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Elm Analytics - Automotive Supply Chain Risk Digest #114 - April 12 - 18, 2019


Automotive Supply Chain Risk Digest

April 19 · Issue #114 · View online
Weekly highlights of the events that impact supply chain risk within the automotive industry.

Hyundai has named former Nissan exec Jose Munoz as its new global COO and president and CEO of American operations. Munoz will report to top leadership in Seoul and will be based at Hyundai’s North American headquarters in Fountain Valley, California.
Henniges Automotive has named Larry Williams as its permanent CEO after serving in the role on an interim basis for over two years. Williams will also continue his role as a board director and president of the company.
New car sales in Europe fell by 3.6% in March, with sales declining to 1.77m compared to 1.84m a year earlier. The steepest registration dips were seen by Nissan and Ford.
In a victory for Volkswagen, Renault, and Toyota, EU lawmakers this week endorsed Wi-Fi over 5G as the new standard for Internet-connected cars. Backers for 5G tech include Daimler, Ford, PSA Group, Samsung and more.
Canadian auto union Unifor is meeting with FCA officials this week to discuss the automaker’s recent announcement that they would be eliminating one of three shifts at its minivan assembly plant in Windsor. Unifor says that they will insist that the automaker assign new production to the plant.
Suzuki is recalling 2m cars in Japan after admitting it cheated on safety tests, conducted improper inspections and filed false fuel-efficiency reports. The automaker expects to book a one-off loss of $700m as a result.
Ford is teaming up with Mahindra group to co-develop a midsize SUV for sale in India and other emerging markets. The move intends to help Ford grow its presence in other expanding markets.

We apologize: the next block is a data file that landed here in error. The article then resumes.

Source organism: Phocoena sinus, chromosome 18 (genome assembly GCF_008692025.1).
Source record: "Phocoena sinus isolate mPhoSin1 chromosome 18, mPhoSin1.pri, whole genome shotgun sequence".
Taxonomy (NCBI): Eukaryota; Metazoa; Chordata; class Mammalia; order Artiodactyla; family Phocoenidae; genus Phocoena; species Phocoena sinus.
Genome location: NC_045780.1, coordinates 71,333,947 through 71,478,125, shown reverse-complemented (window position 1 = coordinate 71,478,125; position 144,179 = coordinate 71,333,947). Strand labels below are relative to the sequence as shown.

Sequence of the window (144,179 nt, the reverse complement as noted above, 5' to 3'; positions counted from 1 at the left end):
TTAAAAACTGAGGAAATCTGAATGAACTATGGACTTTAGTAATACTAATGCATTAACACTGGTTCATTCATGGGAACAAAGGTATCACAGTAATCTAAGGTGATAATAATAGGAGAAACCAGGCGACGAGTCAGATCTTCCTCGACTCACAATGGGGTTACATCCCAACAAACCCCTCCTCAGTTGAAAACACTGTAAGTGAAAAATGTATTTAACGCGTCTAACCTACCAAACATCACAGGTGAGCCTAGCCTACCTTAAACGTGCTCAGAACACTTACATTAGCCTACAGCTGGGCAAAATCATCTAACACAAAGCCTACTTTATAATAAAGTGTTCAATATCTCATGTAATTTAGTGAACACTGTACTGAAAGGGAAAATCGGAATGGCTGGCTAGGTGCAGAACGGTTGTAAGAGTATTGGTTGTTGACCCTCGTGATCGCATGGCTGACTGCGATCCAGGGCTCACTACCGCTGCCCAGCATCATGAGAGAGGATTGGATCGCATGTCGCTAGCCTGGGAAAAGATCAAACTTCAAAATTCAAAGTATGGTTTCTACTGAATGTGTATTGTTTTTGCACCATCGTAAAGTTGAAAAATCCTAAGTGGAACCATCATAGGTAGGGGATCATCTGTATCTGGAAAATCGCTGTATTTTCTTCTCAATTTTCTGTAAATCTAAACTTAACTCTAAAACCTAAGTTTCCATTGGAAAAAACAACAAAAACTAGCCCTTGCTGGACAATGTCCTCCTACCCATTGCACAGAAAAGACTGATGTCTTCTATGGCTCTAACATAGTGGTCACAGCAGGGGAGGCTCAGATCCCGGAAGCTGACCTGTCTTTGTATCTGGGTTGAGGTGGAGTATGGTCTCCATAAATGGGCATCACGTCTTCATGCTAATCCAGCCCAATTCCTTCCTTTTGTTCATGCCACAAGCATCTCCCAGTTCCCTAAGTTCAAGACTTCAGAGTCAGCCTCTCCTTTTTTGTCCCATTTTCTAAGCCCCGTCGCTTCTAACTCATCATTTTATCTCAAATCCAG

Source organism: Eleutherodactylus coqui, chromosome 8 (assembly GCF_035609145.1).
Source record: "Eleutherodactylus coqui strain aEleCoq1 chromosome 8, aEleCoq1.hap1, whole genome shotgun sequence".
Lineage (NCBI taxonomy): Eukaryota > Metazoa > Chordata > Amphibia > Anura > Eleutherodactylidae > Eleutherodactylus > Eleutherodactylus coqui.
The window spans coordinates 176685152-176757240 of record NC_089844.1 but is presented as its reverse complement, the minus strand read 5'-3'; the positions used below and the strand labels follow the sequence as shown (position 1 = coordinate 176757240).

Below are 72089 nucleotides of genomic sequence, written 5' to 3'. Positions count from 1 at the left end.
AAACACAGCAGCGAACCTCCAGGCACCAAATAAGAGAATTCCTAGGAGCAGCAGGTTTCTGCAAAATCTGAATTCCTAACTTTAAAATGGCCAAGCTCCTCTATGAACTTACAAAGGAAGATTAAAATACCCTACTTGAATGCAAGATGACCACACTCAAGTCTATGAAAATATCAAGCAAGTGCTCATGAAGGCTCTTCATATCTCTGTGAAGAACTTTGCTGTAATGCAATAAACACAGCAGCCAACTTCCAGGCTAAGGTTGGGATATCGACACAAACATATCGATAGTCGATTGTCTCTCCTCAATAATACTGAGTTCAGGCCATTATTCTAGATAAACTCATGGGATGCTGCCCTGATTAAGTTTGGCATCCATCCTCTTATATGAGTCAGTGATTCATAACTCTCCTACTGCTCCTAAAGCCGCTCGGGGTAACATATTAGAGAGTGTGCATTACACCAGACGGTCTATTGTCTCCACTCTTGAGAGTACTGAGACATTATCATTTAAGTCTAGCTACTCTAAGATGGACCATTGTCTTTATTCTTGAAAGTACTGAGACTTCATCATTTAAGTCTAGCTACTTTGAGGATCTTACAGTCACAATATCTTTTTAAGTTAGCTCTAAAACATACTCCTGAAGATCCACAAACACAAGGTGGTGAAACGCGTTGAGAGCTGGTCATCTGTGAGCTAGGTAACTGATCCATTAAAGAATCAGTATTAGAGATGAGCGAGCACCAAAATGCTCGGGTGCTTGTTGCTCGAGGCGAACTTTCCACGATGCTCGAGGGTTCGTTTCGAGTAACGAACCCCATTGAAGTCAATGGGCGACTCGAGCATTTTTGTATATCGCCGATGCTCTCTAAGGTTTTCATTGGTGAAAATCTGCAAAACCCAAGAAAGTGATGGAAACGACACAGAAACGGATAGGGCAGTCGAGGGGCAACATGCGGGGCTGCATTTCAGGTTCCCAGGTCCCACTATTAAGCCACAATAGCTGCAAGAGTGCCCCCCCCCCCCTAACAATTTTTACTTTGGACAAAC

China’s state-backed Qilu Transportation Development Group is building the country’s first site for testing autonomous vehicles under highway conditions. The test site will utilize a section of the existing highway and is expected to start operating in September.
After spending most of last year under US sanctions, Russian aluminum supplier Rusal is investing $200m into a new aluminum rolling mill in Kentucky. Rusal will take a 40% stake in the project led by US startup Braidy Industries.
Volkswagen is pushing its JV partners, such as South Korea’s SK Innovation, to build new EV car battery plants with at least one Gigawatt manufacturing capacity. The automaker is retooling 16 factories to build EVs and plans to start producing 33 different EVs by mid 2023.
Tesla and Panasonic are reportedly halting plans to expand capacity at their Gigafactory in Sparks, Nevada due to underwhelming EV sales. The partners had allegedly intended on raising capacity by up to 50% in 2020.
Honda has opened a new $448m assembly plant in Wuhan, China. The plant currently has a production capacity of 120,000 vehicles per year.
NVH solutions supplier Vibracoustic is building a new plant in Chongqing, China. The plant is scheduled to open in 2020.
The Trump administration estimates that its new North American trade deal will create around 76,000 jobs in the automotive sectors. The jobs would come as a result of automakers investing some $34b in new plants to comply with new regional content rules.
However, the International Trade Commission’s published an assessment of the USMCA’s potential impact. The report states it may add 28k automotive jobs. However, higher manufacturing prices would cut assembly jobs. Higher production costs would be a drag on US manufacturing.
Tesla’s Elon Musk is blaming Panasonic battery cell production lines at the EV maker’s Nevada gigafactory for holding up production of the Model 3. “Pana cell lines at Giga are only at 24GWh/yr & have been a constraint on Model 3 output since July”.
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